That is just something that should have been obvious for more than 20 years if not longer, and there is absolutely no excuse for it now with the nature of our GPS technology.  Not only can we do what other countries have done, we can do it at a premium because we own the networks. A lot of the other suggestions require accounting math, which isn’t the same as actual math apparently, but that one is just obvious. Not to mention it will reduce cost to airlines, allowing for more competition and greater accountability to existing firms to increase efficiency and allow for increased profits (as though many airlines make a profit) or reduced pricing. I see nothing wrong with either of those being the outcome of reducing cost of an irrational and unnecessary regulatory district.

Drawback? FAA will be virtually unnecessary. Too Bad, so Sad. I will get on the phone and dial whine one one and get them a Whaaaaaaaaaaaambulence.

Also, I’m not opposed to certain military cutbacks, but the F-22 NEEDS to be refunded before the infrastructure is completely gone. I don’t think we need bigger better carriers, I think we need bigger better armaments, I don’t think we need MORE tankers, I think we need better protected tankers, I don’t think we need MORE logistical vehicles, I think we need more efficient logistical vehicles. So some of the Defense spending? I wouldn’t mind seeing go bye bye (for instance, had no problem with Crusader being cut other than the research was done, but then I saw the per item cost, and I didn’t mind anymore. Paladin is perfectly fine.)

Posted in 2012, cool, education, elections, moral authority, politics, Wordpress Political Blogs | Leave a Comment »

I have one prediction for 2011

Posted by Wickedpinto on January 2, 2011

Ann Coulter will turn 50 years old before the end of the year.

Wait WHAT!?  The Hot Skinny, somewhat busty, long legged curmudgeonly blonde, is ACTUALLY old enough to be a Curmudgeon?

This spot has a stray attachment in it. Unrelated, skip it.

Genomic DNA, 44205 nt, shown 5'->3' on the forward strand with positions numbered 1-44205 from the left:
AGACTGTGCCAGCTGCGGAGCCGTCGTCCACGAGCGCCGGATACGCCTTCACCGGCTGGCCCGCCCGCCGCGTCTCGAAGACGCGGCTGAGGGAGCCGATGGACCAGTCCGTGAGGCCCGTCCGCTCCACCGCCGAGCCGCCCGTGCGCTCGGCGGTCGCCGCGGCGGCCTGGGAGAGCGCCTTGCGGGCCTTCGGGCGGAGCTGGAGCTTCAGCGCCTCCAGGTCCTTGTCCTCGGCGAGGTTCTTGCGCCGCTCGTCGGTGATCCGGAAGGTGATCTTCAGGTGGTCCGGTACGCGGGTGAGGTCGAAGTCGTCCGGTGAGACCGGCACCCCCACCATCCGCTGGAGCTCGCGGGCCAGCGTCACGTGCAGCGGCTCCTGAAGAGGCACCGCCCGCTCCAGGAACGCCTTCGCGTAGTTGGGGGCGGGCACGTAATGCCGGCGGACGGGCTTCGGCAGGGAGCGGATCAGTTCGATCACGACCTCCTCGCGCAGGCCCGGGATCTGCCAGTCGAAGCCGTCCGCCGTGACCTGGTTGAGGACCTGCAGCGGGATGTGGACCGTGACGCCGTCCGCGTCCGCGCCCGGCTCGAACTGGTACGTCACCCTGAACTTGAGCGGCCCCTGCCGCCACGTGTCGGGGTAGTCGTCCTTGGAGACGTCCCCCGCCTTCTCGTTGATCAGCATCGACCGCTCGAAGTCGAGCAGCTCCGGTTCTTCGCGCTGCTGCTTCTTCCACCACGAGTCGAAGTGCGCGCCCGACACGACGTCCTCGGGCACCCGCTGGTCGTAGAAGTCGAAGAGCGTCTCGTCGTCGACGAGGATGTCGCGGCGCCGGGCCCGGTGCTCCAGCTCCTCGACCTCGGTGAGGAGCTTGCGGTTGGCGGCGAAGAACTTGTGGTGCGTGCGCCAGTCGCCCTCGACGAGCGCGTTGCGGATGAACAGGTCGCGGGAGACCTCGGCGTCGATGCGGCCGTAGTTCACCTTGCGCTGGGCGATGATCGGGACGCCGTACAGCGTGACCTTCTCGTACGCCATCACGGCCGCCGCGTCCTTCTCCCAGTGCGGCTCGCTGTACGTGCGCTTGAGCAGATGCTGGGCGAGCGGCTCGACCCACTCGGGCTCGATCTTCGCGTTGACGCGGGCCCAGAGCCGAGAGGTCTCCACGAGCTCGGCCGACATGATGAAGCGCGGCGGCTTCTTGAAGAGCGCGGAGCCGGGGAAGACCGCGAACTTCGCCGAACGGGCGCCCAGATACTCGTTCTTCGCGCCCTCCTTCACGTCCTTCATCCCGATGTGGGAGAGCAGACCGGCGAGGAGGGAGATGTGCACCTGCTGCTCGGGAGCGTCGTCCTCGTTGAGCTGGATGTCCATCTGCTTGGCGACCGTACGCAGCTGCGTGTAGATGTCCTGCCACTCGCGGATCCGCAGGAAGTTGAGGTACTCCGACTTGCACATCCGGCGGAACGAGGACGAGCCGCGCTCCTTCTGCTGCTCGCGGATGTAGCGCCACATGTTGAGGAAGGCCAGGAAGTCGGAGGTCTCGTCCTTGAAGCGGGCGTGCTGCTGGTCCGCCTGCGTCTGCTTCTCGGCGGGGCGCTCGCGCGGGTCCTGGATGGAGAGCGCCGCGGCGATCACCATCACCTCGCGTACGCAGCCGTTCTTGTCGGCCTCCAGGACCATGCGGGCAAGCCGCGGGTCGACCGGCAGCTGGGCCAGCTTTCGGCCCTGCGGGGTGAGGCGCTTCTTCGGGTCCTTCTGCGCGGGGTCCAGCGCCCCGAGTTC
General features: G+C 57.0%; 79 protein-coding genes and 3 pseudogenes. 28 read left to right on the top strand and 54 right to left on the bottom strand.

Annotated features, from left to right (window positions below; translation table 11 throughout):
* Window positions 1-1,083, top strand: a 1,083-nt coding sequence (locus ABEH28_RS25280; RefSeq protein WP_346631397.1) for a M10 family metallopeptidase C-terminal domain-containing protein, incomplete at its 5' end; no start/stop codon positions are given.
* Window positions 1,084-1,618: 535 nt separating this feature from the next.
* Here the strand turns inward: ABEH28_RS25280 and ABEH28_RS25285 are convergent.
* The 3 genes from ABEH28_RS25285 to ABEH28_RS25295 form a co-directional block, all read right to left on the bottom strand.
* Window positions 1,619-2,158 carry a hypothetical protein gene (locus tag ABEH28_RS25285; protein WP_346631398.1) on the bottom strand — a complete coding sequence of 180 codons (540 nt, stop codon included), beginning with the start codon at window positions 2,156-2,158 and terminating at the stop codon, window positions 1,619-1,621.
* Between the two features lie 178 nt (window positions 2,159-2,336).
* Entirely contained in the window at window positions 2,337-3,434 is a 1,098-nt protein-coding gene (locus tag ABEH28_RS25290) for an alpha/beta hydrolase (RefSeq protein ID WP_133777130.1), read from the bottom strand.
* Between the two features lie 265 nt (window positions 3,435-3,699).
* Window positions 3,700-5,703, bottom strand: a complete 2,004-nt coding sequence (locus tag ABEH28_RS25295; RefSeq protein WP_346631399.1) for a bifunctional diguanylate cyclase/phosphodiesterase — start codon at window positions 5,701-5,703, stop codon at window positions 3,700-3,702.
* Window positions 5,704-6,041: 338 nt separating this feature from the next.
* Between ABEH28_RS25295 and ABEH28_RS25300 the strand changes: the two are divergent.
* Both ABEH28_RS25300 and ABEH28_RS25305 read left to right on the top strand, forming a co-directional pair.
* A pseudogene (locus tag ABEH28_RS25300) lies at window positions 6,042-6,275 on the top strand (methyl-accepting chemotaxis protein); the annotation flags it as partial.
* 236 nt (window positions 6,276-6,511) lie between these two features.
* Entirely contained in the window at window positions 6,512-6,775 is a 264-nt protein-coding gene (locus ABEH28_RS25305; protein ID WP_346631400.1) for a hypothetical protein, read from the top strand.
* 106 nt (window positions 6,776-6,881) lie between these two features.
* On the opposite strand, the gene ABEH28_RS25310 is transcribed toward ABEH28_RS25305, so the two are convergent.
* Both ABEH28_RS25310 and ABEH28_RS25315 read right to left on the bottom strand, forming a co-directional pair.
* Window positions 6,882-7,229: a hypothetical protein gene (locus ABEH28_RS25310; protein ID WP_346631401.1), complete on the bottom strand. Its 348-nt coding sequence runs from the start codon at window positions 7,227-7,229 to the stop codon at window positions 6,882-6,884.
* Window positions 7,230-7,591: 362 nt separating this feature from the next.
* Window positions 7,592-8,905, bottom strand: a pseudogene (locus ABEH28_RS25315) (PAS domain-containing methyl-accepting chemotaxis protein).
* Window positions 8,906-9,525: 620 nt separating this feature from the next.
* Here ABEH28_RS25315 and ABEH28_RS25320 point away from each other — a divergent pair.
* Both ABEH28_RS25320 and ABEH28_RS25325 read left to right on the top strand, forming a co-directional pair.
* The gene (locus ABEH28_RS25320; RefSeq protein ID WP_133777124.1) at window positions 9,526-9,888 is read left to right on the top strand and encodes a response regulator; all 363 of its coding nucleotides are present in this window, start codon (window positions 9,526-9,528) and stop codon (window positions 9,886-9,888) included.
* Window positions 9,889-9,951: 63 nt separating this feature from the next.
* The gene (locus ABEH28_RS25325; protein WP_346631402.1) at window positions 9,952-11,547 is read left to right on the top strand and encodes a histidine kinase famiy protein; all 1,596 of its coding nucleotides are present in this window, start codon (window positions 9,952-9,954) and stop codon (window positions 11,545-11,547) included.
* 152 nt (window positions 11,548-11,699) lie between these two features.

A lot of young conservatives are thinking to themselves “Wait!  I wanted to hit that?  She’s old!!  Oh, wait, I still wanna hit that.”

Effing 50!  I knew she was older than she looked, but I was guessing low 40’s.

I mean, anthropologists deal with people who are younger than 50.  I know I watch “Bones.”

She looks pretty damn good.

Posted in education, funny, politics | 3 Comments »

200 million buck heiress and maybe 3 thoughts rubing together.

Posted by Wickedpinto on December 16, 2010

Meghan McCain, she the queen of true conservatism, wrote this piece of crap, and apparently got paid for it.

It opens in first paragraph,

I was one of the people on Time’s panel to nominate and argue over who was most deserving of the title. My two choices were the Tea Party and Mark Zuckerberg. The Time panel consisted of myself, Joe Trippi, Google’s Marissa Miller (who petitioned hard for Steve Jobs to be considered for Person of the Year), Wyclef Jean, and the executive director of the American Society for Muslim Advancement Daisy Khan.

So right there, 1/5 of the article is about how important she was with the other brilliant minds that chose the person of the year.  Lets go through the List.

Meghan = Accomplished nothing.

Joe Trippi = failed election effort as campaign adviser for Howard Dean.

The non partisan google participant.  (that is half hearted sarcasm, since I don’t know Millers politics.)

Wycleaf Jean who was supposedly having an affair with a woman who would rather have her baby starve than let it be cared for by white people.

Steve Jobbs, who is an EXCELLENT exec, but a lot of it is because he’s a Tyrant, watch the Docu on NeXT computers.  He made arbitrary demands and everyone tells him it’s impossible, but he demands it while lying to investors.

and. . .

DAISY KHAN!

Meghan made a point of including DAISY EFFING KHAN! in the list.  Does this woman understand anything?  Daisy Effing KHAN!?  The wife of the guy who thinks that opposition to the ground Zero Mosque is racist?  The woman who said that Islam is MORE for womens freedom than the west?  THAT Daisy Effing Khan?

Maybe if Meghan owned one of those things that Steve Jobs friend Steve Wozniak designed, Steve Jobs sold, Mark Zuckerberg capitalized on for his person of the year award, Trippi used to increase fundraising for Howard Dean Meghan might have realized how superficial and vacant her friggen “Collumn” was.